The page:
Theatre | Not About Heroes (Flying Bridge)

Theatre | Not About Heroes (Flying Bridge)

Stephen Macdonald’s 1982 play Not About Heroes is what it says; it’s not even about heroism, if the courage needed a century ago to to admit the love that dared not speak its name is the kind of bravery being addressed. The play, a spare two-hander, deals with the relationship between the Great War poets Wilfred Owen and Siegfried Sassoon when they were soldiers being treated for shell-shock at Craiglockhart, the Scottish hospital specialising in the treatment of a condition whose name was spoken in only the vaguest of terms short of denoting cowardice. Today, in a semantic triumph as much as a clinical re-focusing, shell-shock has become Post-Traumatic Stress Disorder.

On paper, literally, Not About Heroes appears to be a difficult text to enact. Two strands of the relationship are intertwined: the unstinting influence of Sassoon the celebrated poet on Owen, the as yet unknown one; and a friendship rapidly deepening into love. A third intervenes in the shape of soldierly duty and valour. Both men were entre batailles and decorated, the ferociously anti-war, Sassoon returning to the Front to be wounded by ‘friendly fire’, Owen to be killed by a German sniper a week before the Armistice. Other characters are mentioned – Max Beerbohm, Robbie Ross, Robert Graves – to create the Home Front milieu in which the literary reputations of both were swimming, Owen barely in the shallows but with a rate of improvement due almost entirely to Sassoon’s advocacy – and, indeed, his practical mentoring. According to this version, words and phrases in Owen’s first drafts owe their refinements to Sassoon.

One of the play’s many subtleties unequivocally brought out by the production is the almost rustic innocence of Iestyn Arwel’s Owen, the son of a Shropshire railwayman and his wife (though the son was greedy for education and knowledge). It supported a talent scarcely acknowledged by Owen himself. Daniel Llewelyn Williams’s Sassoon exudes a patrician superiority equally unsuspected by its owner and rarely condescending but hinting at class difference. It keeps the bond grounded and straining against Owen’s unthinking willingness to cut its stays. Passionate letters from Owen, post-mortem, to Sassoon bring the recipient to his sharpened senses and, in reality, were suppressed by Owen’s brother, who was perhaps fearful of consequences more serious than indelicacy or discredit.

Llewelyn Williams and Arwel have to bring both characters and issues to life almost immediately. There’s barely room for evolution. Doing that for the two poets as individuals for whom valour in the killing-fields seemed almost peripheral if not incidental (Sassoon famously tossed his medals in the river) is high actorly achievement. One wonders if the manifestations of combat shock were not partly related to the anguish of suppressed intimacy. Moreover, Tim Baker’s production resists the play’s temptation to make its subject the writing and polishing of verse, which it could easily have become. He and the two actors instead blend all the themes, leaving the protagonists to remain united in art but eternally divided in outspoken passion. By Macdonald’s account, Owen was the less inhibited in tenderness but the more carelessly imposing as a poet.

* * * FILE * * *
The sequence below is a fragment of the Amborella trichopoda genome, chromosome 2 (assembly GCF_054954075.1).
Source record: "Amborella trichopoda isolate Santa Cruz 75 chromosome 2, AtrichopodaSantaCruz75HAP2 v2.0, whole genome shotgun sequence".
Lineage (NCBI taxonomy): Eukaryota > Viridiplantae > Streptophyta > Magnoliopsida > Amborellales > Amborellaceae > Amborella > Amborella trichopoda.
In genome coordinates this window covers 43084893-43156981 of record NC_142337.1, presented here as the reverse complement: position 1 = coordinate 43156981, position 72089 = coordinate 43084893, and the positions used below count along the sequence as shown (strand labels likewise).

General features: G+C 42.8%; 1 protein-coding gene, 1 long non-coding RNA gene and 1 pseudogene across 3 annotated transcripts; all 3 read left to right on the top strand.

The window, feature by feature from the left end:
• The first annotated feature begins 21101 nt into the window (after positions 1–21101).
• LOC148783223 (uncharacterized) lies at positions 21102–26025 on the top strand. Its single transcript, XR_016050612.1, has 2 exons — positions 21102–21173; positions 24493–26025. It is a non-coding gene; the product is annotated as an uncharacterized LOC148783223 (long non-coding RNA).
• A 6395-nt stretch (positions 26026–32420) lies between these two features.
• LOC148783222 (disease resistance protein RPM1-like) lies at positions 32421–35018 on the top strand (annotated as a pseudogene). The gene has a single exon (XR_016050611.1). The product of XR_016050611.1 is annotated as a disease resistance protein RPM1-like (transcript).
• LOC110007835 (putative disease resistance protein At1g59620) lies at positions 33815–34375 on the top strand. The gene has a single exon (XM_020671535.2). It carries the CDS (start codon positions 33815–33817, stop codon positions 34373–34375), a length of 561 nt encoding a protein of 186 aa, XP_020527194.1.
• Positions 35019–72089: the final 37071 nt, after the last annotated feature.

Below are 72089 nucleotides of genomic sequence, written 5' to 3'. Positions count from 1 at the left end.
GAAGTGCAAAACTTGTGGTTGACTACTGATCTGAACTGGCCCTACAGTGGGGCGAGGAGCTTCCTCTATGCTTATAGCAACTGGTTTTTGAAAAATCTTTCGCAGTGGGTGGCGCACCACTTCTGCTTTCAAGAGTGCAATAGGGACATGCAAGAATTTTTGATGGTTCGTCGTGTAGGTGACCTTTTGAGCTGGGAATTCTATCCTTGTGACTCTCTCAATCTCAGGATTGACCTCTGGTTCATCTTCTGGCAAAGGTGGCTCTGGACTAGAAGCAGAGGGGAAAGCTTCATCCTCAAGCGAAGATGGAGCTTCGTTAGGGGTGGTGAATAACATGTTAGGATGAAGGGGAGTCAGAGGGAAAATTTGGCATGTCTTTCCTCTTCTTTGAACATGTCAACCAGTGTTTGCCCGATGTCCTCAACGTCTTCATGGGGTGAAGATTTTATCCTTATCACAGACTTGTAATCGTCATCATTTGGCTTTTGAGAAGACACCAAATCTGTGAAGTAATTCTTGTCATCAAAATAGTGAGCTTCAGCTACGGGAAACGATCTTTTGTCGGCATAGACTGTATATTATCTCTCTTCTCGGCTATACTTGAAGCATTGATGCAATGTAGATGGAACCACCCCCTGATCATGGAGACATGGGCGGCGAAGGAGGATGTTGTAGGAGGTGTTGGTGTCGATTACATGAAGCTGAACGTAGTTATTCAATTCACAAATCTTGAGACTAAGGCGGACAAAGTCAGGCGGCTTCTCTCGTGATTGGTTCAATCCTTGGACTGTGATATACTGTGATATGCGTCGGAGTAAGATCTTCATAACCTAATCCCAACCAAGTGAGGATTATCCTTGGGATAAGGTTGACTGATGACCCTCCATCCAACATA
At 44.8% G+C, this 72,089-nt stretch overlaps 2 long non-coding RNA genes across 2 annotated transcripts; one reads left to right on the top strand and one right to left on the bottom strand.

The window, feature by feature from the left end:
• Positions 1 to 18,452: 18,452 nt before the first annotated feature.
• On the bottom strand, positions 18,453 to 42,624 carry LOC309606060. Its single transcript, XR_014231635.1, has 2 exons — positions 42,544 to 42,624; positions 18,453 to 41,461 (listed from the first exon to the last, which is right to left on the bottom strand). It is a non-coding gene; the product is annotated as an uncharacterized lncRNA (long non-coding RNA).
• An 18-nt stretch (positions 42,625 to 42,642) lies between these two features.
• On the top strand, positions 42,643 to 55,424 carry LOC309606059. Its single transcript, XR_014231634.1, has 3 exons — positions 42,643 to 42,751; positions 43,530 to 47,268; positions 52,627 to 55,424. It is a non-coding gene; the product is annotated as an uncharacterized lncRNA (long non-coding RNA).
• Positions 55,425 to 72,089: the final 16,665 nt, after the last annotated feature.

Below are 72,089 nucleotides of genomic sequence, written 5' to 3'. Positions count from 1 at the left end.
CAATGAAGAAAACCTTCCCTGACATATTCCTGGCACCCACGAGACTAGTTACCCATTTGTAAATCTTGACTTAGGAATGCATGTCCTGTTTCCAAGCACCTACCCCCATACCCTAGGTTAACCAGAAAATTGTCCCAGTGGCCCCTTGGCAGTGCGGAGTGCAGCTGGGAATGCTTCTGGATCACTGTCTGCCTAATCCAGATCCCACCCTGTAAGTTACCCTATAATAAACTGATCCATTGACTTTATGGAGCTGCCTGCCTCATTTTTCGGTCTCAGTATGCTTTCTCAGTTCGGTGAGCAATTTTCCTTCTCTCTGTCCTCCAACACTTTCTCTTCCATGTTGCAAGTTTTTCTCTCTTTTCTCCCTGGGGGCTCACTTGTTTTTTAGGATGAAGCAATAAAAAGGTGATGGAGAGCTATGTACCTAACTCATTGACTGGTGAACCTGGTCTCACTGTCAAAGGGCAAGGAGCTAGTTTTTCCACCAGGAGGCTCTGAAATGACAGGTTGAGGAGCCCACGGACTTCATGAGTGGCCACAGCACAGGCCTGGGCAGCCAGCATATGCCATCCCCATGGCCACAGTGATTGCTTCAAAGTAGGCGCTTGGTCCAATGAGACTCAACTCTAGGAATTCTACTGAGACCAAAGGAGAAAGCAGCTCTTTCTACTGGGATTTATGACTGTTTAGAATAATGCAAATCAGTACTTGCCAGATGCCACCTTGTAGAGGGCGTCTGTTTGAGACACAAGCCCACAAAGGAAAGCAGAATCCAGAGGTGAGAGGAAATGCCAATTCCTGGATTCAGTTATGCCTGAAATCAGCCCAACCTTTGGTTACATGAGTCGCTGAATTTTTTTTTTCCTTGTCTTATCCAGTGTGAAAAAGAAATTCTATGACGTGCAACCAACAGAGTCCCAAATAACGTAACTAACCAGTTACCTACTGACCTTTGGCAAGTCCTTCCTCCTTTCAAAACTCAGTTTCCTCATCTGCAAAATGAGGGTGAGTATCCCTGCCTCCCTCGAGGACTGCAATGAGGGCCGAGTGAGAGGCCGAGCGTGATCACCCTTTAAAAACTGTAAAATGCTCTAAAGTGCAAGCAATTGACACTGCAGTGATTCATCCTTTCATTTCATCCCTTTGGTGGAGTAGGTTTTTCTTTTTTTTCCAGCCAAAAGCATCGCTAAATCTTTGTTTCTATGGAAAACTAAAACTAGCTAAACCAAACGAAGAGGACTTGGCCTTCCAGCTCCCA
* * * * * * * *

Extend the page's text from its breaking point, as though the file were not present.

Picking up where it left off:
This is the second production by the Newport-based Flying Bridge, inaugurated by Baker and Llewelyn Williams, whose aim is to stage ‘theatre of the highest quality that is truthful, provocative and inspiring’. Even if these virtues resided only in the choice of play they’d be laudable; but there’s every indication that they are also marked by the commitment of the whole company. Choosing Not About Heroes in the centenary year of the Battle of the Somme and as the hundred-year anniversary of the end of the war in 2018 approaches further emphasises an aim to present theatre with contemporary poise and relevance. If two actors and a director do not an ensemble make, the addition of Oliver Harman (designer), Kevin Heyes (lighting), and Dyfan Jones (sound) completes the picture. Each contributes an essential but essentially self-effacing strand to the creation of a taut production.


Not About Heroes is on tour until November 11. The website has details.


Nigel Jarrett is a freelance writer, a winner of the Rhys Davies Prize for short fiction, and a regular Wales Arts Review contributor. His latest collection of stories, Who Killed Emil Kreisler?, and his novel, Slowly Burning, were published last year.